From it she distills her notes, which she scores to


the appropriate instruments.
The cat-of-nine tails offers the perfect assemblage for harpsichord. The touch of fresh broken glass em­ bodies violin's perfection. The squeezing tonsure of knuckle-breakers bespeak the kettledrums. And so on.
The night ages.
Just before the false dawn, the one I cannot see from my tower window that is always blocked by a heavy black satin cloth, my throat grows hoarse. Too hoarse to offer up new arpeggios. New trills. Novel confabulations of grunts, groans and shrieks. Just as the human mind is a stygian grotto filled with a Cretan labyrinth endless and close-twining upon itself, just so the human throat is a wondrous instrument capable of near endless variations upon a theme, a pure note, a roaring waterfall of crescendo, tremolo, forte and move­ ment molte allegro. And the stone of her apsidiole chamber makes a perfect resonator, a domed audito­ rium in which her swift logos may flit like a morning dove unbound, unhinged, and lightning quick.
I call to her when she stops writing down the notes, her ivory-gowned back to me, her chestnut curls un­ loosed, her shoulders hunched forward with the force of her intent focus, the power of her vision long upon her.
"Ephigene?"
In the guttering tallow light, as pale yellow mixes with the brightening blue of false dawn seeping in through a high clerestory window, her back stiffens. She sighs. "Yes, Michael?"
"Is it done?"
She turns to look at me, her opal eyes luminous, her slim neck perfect in its arc. Her throat moves gen­ tly as she swallows. "The fourth movement? Yes, it's done." She blinks, gaze sober as the darkness lightens, her pale face wan and drawn and showing the drain of the energy that flowed into her pen and took form as notes incarnate. "Should I release you now?"
"Please."
She catches me as I fall to the floor, naked , blood­ streaked, crusty-skinned, and full of pain dulled. The edge is long gone. The intensity is distant. Only the memory is sharp as a razor. She kisses my neck, tongue licking up the sweat, the salt and the sodden blood where the whip edge caught my neck, just below my left ear. "Forgive me?" she whispers softly, so softly. Almost as softly as when she first said she loved me, that night we took each other in a cloakroom just off the Palladium's foyer.
"Forgiveness is for peasants."
Her tears wet my cheeks. "I know. Of course. Your


wish?"
I struggle to stand. "Help me upstairs. To my room. I must write."
She braces me, her arms strong under my armpits, her chin resting on my bare shoulder. "No bath first? No linaments? No ... wrappings?"
Often, days must pass after one of my visits to her chamber, days spent somnolently as flesh heals and knits itself back together. But tonight . .. tonight I feel elevated above the exhaustion. Above the pain. And beyond the weakness of flesh. Tonight I feel like stone.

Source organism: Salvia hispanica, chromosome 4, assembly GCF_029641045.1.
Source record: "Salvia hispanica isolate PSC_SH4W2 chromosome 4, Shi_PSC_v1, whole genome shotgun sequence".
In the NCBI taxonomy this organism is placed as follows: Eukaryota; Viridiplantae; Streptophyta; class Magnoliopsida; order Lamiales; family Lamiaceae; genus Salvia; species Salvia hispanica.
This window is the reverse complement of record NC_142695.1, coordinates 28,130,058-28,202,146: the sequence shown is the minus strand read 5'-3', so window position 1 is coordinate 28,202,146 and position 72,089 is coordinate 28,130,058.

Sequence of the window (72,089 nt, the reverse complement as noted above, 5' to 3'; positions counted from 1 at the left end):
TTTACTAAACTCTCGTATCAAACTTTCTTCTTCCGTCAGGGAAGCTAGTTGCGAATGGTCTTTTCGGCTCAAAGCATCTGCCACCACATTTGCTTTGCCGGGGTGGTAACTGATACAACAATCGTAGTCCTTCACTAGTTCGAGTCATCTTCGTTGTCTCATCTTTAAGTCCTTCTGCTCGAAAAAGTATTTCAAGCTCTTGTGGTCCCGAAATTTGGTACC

"No. Take me upstairs. Now."
We have an understanding, we two. We do not ar­ gue. We understand each other in ways that few people understand one another, let alone those whom the world calls married dare understand another. The Church would call us unholy, demon-possessed, and an abomi­ nation, if the Church suspected what we do in our castle hidden away in the Alps, far from the petty maunderings of princes, kings, queens, ministers of war, and scions of commerce. But my publisher visits me not, and her concertmaster is quite willing to present her work ex cathedra, moved to false tears by her public absence.
Inside my beehive room, still half-supporting me
with one arm, she puts down the pewter candleholder, its taper nearly gone, on my wooden writing table. It teeters just beside my leather-bound writing journal. Turning to me, she sets me down in my chair, runs to my rumpled cot to fetch a blanket, and returns with it, laying it atop my scarred and red-welted skin delicately, gently, lovingly. Then she sits on the stool at my side, folds her hands in her lap, and waits. Waits with eyes wide and expectant, her ivory dress dust-streaked and wrinkled a bit. Her eyes fix on me. In the guttering yellow flame of a near dead taper, eyes can seem al­ most luminous. As if they glow from a flame within.
"Light a new candle, Eppie."
Her indrawn breath is quick and doe lively. "Yes Michael." A bright yellow nova flares, revealing spi­ dery age lines about her eyes, showing clearly the five years she leads me in the thing mortals call time.
I look to the window, checking to be sure the black
satin curtain is tight-fitted against the stone casement, shutting out all sunlight, all natural light, anything that would interfere with my . . . writing. All secure. I turn back to face her. To face my wife. My love. My light­ nmg.
"Remove your clothes."
She does so, matching my own state of undress.
Then she sits again on the hard wooden stool close by